How to Maintain your Sourdough Starter
Humans have been harnessing the power of microbial fermentation by wild yeasts and bacteria to make bread for thousands of years.
Sourdough is a living community of microbes, chock-full of wild yeasts and acid-producing bacteria. The yeasts ferment sugars and make carbon dioxide, the bubbles found in most fermenting things. The bacteria take the sugars and starches and convert them into acids, which add flavour to the bread, and help it to be more digestible.
Most sourdoughs across the world are dominated by Saccharomyces yeast - the workhorse bread and beer fungus, as well as Lactobacillus bacteria, which are also found in products like yogurt. However, every sourdough is a little bit different and there are also oddball species of yeasts and bacteria present in different people’s sourdoughs, giving rise to differences in flavour.
OK! So now that you’ve got a sourdough starter (either through our do-it-yourself guide, a trusted supplier, or from a generous friend), the next question becomes: how do I take care of this thing? To many, a sourdough starter becomes like a pet, requiring constant feeding and attention. There are even sourdough hotels where people can drop off their doughy pets while out of town. However, there are ways to make caring for a sourdough starter easy, and my goal here is to downgrade the level of maintenance from a house pet to a house plant. Really! Just like that neglected spider plant in the corner, with the right care your sourdough can be ignored for weeks at a time too.
Feeding your Starter
Feeding a starter is simple: to grow enough sourdough to make a batch of bread, simply discard* all but a quarter cup of sourdough (about 25g) and then feed with equal proportions of flour and water: 50g (1/2 cup) flour and 50g (1/3 cup) water. You can scale this up or down as you please, maintaining a 1:2:2 ratio of sourdough starter, water, and flour. The starter should rise to double or triple in size within 8 hours if it is healthy – and often quicker, especially in the summer months! After it rises fully, it may drop or become more fluid – this is okay, but refrigerate if you’re not going to use it immediately. To test if it’s ready, take a small spoonful of sourdough starter and drop it in a cup of water – it should float. Don't worry if not, as long as it's bubbly that's a positive sign.
*Leftover sourdough can be used to make pancakes, crackers, and all sorts of delicious things.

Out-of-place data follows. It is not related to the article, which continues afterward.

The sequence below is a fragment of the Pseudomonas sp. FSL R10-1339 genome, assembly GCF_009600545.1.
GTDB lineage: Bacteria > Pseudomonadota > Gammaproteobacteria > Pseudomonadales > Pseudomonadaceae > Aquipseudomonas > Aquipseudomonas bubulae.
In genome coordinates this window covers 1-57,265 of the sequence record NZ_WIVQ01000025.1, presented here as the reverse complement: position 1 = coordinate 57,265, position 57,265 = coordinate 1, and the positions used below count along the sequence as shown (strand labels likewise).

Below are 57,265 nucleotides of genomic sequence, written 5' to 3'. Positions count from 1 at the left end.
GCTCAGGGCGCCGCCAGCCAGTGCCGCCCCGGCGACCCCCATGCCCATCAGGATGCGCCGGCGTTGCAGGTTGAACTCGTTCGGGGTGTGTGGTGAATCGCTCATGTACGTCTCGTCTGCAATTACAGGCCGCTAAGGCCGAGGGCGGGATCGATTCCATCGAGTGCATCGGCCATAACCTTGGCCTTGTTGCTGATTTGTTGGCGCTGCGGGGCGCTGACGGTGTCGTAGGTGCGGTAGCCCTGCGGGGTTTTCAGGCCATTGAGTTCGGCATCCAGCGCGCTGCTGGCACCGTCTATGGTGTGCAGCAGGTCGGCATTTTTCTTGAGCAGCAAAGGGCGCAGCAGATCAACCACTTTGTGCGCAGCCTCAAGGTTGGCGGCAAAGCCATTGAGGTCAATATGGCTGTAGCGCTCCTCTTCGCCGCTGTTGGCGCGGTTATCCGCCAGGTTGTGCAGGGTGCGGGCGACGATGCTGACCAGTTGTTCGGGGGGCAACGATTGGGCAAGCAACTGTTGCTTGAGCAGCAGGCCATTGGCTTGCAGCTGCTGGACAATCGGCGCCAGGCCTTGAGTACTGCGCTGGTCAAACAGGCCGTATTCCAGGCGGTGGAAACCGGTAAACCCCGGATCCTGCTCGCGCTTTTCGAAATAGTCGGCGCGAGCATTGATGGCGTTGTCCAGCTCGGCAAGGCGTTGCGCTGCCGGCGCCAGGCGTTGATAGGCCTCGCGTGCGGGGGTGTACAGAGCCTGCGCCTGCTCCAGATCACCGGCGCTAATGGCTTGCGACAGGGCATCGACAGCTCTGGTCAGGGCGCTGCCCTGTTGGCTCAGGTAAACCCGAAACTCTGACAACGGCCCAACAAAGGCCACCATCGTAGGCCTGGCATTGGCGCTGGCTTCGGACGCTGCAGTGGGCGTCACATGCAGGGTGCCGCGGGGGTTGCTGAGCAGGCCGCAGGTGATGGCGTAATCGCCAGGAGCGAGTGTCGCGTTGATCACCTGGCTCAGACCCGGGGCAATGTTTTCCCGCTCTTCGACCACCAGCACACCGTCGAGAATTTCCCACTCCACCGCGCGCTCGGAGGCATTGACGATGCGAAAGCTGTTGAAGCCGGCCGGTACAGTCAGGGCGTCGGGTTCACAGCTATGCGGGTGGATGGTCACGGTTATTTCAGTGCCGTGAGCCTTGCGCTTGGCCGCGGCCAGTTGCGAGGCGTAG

In terms of which flour to use, I recommend using whole grain flour every third feeding, or as 1/3 of the feeding mixture. Note that whole grain feedings might not hold as much gas and so might be very active but may not pass the float test.
If you do not plan on making bread for a few days, you can reliably store a fed starter in the fridge for up to a month without feeding. When you need it again, make sure you feed it until it reliably rises again – sometimes the sourdough organisms need a couple feedings to come back to full strength! I recommend feeding at least once before using. This means that if I’m baking on Saturday, I’ll take the sourdough out of the fridge on Thursday evening, feed it, let it wake up (bubbles!), feed it again on Friday evening, and then it will typically be good to use for Saturday morning.
For long term storage, you can freeze sourdough. The microbes are quite tolerant of very wide temperature swings! So if you’re going away for an extended period of time, you can store a small bit of sourdough in the freezer (I’ve spread it thin on parchment and then crumbled it up). To revive, just let it thaw out then feed as normal. It might take a few extra feedings to perform like usual.
Troubleshooting Sourdough Starters
If starter is less vigorous and produces loaves that are too flat and/or acidic: the yeast in the starter may have died. You can try feeding with a lower ratio of sourdough to new starter, or start over and make/acquire a new starter.
If your breads are turning out too acidic or too difficult to handle (falling apart), try fermenting for a shorter period of time or refrigerating the dough until ready to shape/proof. This will help slow down acid production by the bacteria in the sourdough culture. This can especially be a problem in the hot summer months. The fridge is your friend, and can be used to slow down the dough fermentation, proofing, or any other step in the process.
Cheers & happy baking!
- Richard Preiss, Lab Director